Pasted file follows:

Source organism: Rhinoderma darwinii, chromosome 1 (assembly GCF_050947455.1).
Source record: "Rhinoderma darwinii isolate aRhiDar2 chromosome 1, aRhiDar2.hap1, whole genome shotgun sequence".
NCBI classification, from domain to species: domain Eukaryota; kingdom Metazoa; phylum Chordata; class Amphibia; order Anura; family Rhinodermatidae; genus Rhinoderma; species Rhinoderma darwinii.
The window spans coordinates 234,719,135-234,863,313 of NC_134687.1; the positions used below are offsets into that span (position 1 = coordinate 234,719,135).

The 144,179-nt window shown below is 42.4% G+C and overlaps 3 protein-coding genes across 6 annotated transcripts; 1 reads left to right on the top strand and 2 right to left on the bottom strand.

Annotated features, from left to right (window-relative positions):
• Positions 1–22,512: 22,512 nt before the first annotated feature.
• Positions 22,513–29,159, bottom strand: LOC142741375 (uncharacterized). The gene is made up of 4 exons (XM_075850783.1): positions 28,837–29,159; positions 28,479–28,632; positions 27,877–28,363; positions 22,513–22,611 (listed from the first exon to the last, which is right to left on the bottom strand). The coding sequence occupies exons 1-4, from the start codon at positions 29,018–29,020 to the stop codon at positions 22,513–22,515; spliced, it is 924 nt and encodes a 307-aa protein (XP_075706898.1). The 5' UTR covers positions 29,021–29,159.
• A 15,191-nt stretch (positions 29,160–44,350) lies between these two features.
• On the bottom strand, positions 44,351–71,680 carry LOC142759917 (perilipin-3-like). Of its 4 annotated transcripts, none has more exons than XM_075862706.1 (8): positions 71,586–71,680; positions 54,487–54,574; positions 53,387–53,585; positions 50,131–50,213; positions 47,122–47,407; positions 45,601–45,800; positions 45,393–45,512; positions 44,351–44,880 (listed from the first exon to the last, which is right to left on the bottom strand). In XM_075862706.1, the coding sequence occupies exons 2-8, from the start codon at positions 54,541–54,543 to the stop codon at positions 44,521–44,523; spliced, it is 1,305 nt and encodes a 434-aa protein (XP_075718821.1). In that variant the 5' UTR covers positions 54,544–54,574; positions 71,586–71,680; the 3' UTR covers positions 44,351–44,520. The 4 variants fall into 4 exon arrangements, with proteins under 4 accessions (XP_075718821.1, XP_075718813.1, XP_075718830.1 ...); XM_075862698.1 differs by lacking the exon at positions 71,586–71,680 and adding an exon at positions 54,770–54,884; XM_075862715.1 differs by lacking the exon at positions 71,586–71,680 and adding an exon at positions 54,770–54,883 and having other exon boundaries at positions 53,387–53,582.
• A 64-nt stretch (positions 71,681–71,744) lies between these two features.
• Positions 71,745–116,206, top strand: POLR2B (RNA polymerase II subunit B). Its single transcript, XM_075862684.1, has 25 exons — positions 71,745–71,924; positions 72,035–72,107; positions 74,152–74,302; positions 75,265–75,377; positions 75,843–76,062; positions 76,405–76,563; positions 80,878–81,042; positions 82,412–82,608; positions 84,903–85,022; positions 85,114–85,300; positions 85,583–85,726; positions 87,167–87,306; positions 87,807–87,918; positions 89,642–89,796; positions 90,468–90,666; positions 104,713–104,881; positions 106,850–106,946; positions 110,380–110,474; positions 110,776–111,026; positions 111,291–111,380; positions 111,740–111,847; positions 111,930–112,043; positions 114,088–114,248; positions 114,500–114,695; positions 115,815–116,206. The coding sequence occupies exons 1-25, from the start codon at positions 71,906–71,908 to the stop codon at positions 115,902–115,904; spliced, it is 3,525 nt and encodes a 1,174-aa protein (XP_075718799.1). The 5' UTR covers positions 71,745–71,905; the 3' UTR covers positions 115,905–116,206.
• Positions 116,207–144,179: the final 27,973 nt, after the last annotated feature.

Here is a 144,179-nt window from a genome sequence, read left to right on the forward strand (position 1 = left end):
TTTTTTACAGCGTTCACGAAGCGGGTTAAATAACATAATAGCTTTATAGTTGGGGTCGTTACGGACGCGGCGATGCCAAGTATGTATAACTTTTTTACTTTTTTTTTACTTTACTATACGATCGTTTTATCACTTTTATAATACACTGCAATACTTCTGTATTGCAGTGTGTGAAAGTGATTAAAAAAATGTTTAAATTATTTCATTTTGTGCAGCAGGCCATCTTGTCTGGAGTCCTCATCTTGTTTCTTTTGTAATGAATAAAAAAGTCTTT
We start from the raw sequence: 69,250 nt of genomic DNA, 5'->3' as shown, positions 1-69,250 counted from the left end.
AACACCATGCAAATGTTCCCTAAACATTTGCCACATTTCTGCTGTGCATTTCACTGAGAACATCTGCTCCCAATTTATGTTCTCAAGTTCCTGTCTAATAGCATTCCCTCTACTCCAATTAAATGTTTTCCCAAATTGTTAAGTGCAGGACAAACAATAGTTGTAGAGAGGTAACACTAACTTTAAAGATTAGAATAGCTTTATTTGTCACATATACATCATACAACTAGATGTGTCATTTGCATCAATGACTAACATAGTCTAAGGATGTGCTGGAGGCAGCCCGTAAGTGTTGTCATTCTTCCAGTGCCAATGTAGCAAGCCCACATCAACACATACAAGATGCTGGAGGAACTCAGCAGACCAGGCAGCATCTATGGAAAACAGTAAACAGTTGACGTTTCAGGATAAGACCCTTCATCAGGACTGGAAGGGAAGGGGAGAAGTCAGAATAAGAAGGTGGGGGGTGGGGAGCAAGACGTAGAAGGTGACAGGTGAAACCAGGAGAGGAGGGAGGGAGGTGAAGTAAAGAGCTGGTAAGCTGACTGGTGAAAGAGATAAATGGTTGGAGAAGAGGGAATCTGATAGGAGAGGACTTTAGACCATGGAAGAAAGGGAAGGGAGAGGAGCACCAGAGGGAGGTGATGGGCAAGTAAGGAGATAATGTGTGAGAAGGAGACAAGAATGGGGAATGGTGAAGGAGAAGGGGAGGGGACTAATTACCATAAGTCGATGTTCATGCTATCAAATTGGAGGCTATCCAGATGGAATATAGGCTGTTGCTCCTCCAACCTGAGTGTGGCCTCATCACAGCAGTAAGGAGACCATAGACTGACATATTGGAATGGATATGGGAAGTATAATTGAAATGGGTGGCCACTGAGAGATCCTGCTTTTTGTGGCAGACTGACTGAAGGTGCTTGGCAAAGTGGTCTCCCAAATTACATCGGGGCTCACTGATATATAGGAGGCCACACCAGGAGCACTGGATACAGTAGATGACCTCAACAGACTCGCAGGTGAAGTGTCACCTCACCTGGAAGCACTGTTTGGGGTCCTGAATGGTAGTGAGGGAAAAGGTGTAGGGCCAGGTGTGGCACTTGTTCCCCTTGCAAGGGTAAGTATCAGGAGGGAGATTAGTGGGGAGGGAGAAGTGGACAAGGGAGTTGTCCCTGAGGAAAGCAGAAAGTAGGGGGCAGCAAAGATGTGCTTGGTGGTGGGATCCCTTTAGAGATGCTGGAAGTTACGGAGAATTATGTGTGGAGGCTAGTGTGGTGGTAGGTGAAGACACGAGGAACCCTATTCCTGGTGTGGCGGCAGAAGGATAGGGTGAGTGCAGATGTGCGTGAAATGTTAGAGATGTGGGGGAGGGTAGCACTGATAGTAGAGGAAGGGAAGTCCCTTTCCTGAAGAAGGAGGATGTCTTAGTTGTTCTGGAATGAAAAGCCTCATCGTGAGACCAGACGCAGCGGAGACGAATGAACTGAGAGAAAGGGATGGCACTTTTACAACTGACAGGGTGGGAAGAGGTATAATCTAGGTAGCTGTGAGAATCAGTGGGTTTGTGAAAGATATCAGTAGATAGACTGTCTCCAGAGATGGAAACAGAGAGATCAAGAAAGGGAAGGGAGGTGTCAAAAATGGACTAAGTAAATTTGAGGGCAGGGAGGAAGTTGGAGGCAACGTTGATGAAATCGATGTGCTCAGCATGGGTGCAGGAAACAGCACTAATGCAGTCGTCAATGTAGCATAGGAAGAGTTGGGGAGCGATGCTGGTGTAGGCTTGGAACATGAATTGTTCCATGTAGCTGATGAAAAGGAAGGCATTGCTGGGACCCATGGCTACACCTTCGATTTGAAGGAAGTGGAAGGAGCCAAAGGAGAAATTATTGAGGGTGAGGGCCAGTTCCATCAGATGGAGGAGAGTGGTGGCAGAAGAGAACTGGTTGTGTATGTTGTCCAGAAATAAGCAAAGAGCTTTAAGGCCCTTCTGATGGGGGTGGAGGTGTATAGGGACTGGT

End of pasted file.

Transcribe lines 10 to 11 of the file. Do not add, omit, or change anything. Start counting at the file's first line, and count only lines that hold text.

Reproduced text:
• On the bottom strand, positions 44,351–71,680 carry LOC142759917 (perilipin-3-like). Of its 4 annotated transcripts, none has more exons than XM_075862706.1 (8): positions 71,586–71,680; positions 54,487–54,574; positions 53,387–53,585; positions 50,131–50,213; positions 47,122–47,407; positions 45,601–45,800; positions 45,393–45,512; positions 44,351–44,880 (listed from the first exon to the last, which is right to left on the bottom strand). In XM_075862706.1, the coding sequence occupies exons 2-8, from the start codon at positions 54,541–54,543 to the stop codon at positions 44,521–44,523; spliced, it is 1,305 nt and encodes a 434-aa protein (XP_075718821.1). In that variant the 5' UTR covers positions 54,544–54,574; positions 71,586–71,680; the 3' UTR covers positions 44,351–44,520. The 4 variants fall into 4 exon arrangements, with proteins under 4 accessions (XP_075718821.1, XP_075718813.1, XP_075718830.1 ...); XM_075862698.1 differs by lacking the exon at positions 71,586–71,680 and adding an exon at positions 54,770–54,884; XM_075862715.1 differs by lacking the exon at positions 71,586–71,680 and adding an exon at positions 54,770–54,883 and having other exon boundaries at positions 53,387–53,582.
• A 64-nt stretch (positions 71,681–71,744) lies between these two features.